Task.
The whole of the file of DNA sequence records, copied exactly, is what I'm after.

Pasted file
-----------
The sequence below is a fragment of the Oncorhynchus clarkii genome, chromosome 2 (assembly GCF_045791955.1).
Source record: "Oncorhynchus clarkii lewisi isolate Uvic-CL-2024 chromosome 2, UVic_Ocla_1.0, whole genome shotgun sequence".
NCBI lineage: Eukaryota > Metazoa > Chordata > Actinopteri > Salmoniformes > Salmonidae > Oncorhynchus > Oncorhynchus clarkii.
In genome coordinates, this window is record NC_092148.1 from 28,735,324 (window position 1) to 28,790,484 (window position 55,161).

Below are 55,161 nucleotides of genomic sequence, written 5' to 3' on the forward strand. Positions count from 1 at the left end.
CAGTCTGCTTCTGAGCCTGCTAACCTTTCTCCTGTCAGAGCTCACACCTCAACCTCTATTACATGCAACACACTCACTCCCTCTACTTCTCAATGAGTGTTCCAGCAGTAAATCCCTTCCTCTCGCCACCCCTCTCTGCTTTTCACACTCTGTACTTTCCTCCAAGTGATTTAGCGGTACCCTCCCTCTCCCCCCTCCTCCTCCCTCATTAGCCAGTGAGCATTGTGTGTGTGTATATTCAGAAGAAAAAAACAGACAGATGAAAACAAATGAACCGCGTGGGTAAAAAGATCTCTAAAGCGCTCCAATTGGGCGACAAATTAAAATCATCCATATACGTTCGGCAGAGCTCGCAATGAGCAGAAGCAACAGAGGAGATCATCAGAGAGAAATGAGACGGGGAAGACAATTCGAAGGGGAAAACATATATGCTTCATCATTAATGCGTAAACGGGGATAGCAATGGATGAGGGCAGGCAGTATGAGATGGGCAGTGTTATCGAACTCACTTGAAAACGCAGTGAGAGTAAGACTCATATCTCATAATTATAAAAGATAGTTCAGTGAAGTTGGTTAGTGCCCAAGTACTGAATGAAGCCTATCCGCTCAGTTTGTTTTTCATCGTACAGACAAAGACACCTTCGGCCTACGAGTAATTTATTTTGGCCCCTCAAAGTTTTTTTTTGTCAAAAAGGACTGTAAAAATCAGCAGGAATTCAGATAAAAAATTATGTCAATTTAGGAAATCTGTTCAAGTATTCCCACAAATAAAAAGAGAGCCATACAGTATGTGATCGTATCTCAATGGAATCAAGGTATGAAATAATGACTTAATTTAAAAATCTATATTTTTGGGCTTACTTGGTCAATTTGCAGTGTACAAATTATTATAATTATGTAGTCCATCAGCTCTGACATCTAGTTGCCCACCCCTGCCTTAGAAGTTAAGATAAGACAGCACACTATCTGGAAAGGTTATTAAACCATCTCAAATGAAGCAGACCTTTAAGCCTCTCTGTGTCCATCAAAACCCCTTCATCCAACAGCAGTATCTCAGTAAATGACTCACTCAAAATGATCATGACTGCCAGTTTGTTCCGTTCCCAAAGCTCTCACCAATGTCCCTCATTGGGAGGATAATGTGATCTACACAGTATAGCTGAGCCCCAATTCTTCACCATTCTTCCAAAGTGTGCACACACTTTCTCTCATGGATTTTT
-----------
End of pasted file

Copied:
The sequence below is a fragment of the Oncorhynchus clarkii genome, chromosome 2 (assembly GCF_045791955.1).
Source record: "Oncorhynchus clarkii lewisi isolate Uvic-CL-2024 chromosome 2, UVic_Ocla_1.0, whole genome shotgun sequence".
NCBI lineage: Eukaryota > Metazoa > Chordata > Actinopteri > Salmoniformes > Salmonidae > Oncorhynchus > Oncorhynchus clarkii.
In genome coordinates, this window is record NC_092148.1 from 28,735,324 (window position 1) to 28,790,484 (window position 55,161).

Below are 55,161 nucleotides of genomic sequence, written 5' to 3' on the forward strand. Positions count from 1 at the left end.
CAGTCTGCTTCTGAGCCTGCTAACCTTTCTCCTGTCAGAGCTCACACCTCAACCTCTATTACATGCAACACACTCACTCCCTCTACTTCTCAATGAGTGTTCCAGCAGTAAATCCCTTCCTCTCGCCACCCCTCTCTGCTTTTCACACTCTGTACTTTCCTCCAAGTGATTTAGCGGTACCCTCCCTCTCCCCCCTCCTCCTCCCTCATTAGCCAGTGAGCATTGTGTGTGTGTATATTCAGAAGAAAAAAACAGACAGATGAAAACAAATGAACCGCGTGGGTAAAAAGATCTCTAAAGCGCTCCAATTGGGCGACAAATTAAAATCATCCATATACGTTCGGCAGAGCTCGCAATGAGCAGAAGCAACAGAGGAGATCATCAGAGAGAAATGAGACGGGGAAGACAATTCGAAGGGGAAAACATATATGCTTCATCATTAATGCGTAAACGGGGATAGCAATGGATGAGGGCAGGCAGTATGAGATGGGCAGTGTTATCGAACTCACTTGAAAACGCAGTGAGAGTAAGACTCATATCTCATAATTATAAAAGATAGTTCAGTGAAGTTGGTTAGTGCCCAAGTACTGAATGAAGCCTATCCGCTCAGTTTGTTTTTCATCGTACAGACAAAGACACCTTCGGCCTACGAGTAATTTATTTTGGCCCCTCAAAGTTTTTTTTTGTCAAAAAGGACTGTAAAAATCAGCAGGAATTCAGATAAAAAATTATGTCAATTTAGGAAATCTGTTCAAGTATTCCCACAAATAAAAAGAGAGCCATACAGTATGTGATCGTATCTCAATGGAATCAAGGTATGAAATAATGACTTAATTTAAAAATCTATATTTTTGGGCTTACTTGGTCAATTTGCAGTGTACAAATTATTATAATTATGTAGTCCATCAGCTCTGACATCTAGTTGCCCACCCCTGCCTTAGAAGTTAAGATAAGACAGCACACTATCTGGAAAGGTTATTAAACCATCTCAAATGAAGCAGACCTTTAAGCCTCTCTGTGTCCATCAAAACCCCTTCATCCAACAGCAGTATCTCAGTAAATGACTCACTCAAAATGATCATGACTGCCAGTTTGTTCCGTTCCCAAAGCTCTCACCAATGTCCCTCATTGGGAGGATAATGTGATCTACACAGTATAGCTGAGCCCCAATTCTTCACCATTCTTCCAAAGTGTGCACACACTTTCTCTCATGGATTTTT